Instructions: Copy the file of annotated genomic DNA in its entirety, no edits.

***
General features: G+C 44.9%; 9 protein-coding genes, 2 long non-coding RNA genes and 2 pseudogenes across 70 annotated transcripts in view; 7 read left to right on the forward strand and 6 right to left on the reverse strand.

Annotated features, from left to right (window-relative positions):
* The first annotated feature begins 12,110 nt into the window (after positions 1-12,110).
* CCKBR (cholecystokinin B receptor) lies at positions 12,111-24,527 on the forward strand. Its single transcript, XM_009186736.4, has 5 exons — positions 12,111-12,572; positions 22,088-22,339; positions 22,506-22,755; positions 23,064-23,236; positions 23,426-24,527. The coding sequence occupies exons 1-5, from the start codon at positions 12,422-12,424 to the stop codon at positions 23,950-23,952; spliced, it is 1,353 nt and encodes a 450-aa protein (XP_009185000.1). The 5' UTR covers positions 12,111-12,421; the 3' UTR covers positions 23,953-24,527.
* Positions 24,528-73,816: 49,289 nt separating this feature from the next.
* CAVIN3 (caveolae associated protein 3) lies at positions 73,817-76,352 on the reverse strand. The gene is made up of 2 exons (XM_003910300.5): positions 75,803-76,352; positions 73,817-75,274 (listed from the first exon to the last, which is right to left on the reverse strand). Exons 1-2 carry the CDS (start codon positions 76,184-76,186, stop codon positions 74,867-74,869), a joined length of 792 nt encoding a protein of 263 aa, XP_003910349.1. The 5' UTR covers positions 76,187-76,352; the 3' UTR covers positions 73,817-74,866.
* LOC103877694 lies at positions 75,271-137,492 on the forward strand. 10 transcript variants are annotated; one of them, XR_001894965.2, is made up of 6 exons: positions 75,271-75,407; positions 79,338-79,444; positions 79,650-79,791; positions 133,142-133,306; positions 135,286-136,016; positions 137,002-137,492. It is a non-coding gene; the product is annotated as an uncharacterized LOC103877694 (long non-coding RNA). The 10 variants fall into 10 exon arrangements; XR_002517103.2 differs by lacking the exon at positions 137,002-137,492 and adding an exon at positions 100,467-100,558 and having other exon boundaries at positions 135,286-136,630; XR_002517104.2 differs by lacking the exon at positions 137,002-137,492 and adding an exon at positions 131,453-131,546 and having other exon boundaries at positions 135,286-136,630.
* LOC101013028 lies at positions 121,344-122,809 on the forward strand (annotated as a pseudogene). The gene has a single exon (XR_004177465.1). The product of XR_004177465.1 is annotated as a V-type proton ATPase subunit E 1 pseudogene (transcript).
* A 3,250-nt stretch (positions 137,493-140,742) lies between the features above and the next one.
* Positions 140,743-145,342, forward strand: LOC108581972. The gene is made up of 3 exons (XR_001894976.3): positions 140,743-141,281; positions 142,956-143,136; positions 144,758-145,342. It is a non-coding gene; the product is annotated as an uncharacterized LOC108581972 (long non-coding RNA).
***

General features: G+C 44.9%; 9 protein-coding genes, 2 long non-coding RNA genes and 2 pseudogenes across 70 annotated transcripts in view; 7 read left to right on the forward strand and 6 right to left on the reverse strand.

Annotated features, from left to right (window-relative positions):
* The first annotated feature begins 12,110 nt into the window (after positions 1-12,110).
* CCKBR (cholecystokinin B receptor) lies at positions 12,111-24,527 on the forward strand. Its single transcript, XM_009186736.4, has 5 exons — positions 12,111-12,572; positions 22,088-22,339; positions 22,506-22,755; positions 23,064-23,236; positions 23,426-24,527. The coding sequence occupies exons 1-5, from the start codon at positions 12,422-12,424 to the stop codon at positions 23,950-23,952; spliced, it is 1,353 nt and encodes a 450-aa protein (XP_009185000.1). The 5' UTR covers positions 12,111-12,421; the 3' UTR covers positions 23,953-24,527.
* Positions 24,528-73,816: 49,289 nt separating this feature from the next.
* CAVIN3 (caveolae associated protein 3) lies at positions 73,817-76,352 on the reverse strand. The gene is made up of 2 exons (XM_003910300.5): positions 75,803-76,352; positions 73,817-75,274 (listed from the first exon to the last, which is right to left on the reverse strand). Exons 1-2 carry the CDS (start codon positions 76,184-76,186, stop codon positions 74,867-74,869), a joined length of 792 nt encoding a protein of 263 aa, XP_003910349.1. The 5' UTR covers positions 76,187-76,352; the 3' UTR covers positions 73,817-74,866.
* LOC103877694 lies at positions 75,271-137,492 on the forward strand. 10 transcript variants are annotated; one of them, XR_001894965.2, is made up of 6 exons: positions 75,271-75,407; positions 79,338-79,444; positions 79,650-79,791; positions 133,142-133,306; positions 135,286-136,016; positions 137,002-137,492. It is a non-coding gene; the product is annotated as an uncharacterized LOC103877694 (long non-coding RNA). The 10 variants fall into 10 exon arrangements; XR_002517103.2 differs by lacking the exon at positions 137,002-137,492 and adding an exon at positions 100,467-100,558 and having other exon boundaries at positions 135,286-136,630; XR_002517104.2 differs by lacking the exon at positions 137,002-137,492 and adding an exon at positions 131,453-131,546 and having other exon boundaries at positions 135,286-136,630.
* LOC101013028 lies at positions 121,344-122,809 on the forward strand (annotated as a pseudogene). The gene has a single exon (XR_004177465.1). The product of XR_004177465.1 is annotated as a V-type proton ATPase subunit E 1 pseudogene (transcript).
* A 3,250-nt stretch (positions 137,493-140,742) lies between the features above and the next one.
* Positions 140,743-145,342, forward strand: LOC108581972. The gene is made up of 3 exons (XR_001894976.3): positions 140,743-141,281; positions 142,956-143,136; positions 144,758-145,342. It is a non-coding gene; the product is annotated as an uncharacterized LOC108581972 (long non-coding RNA).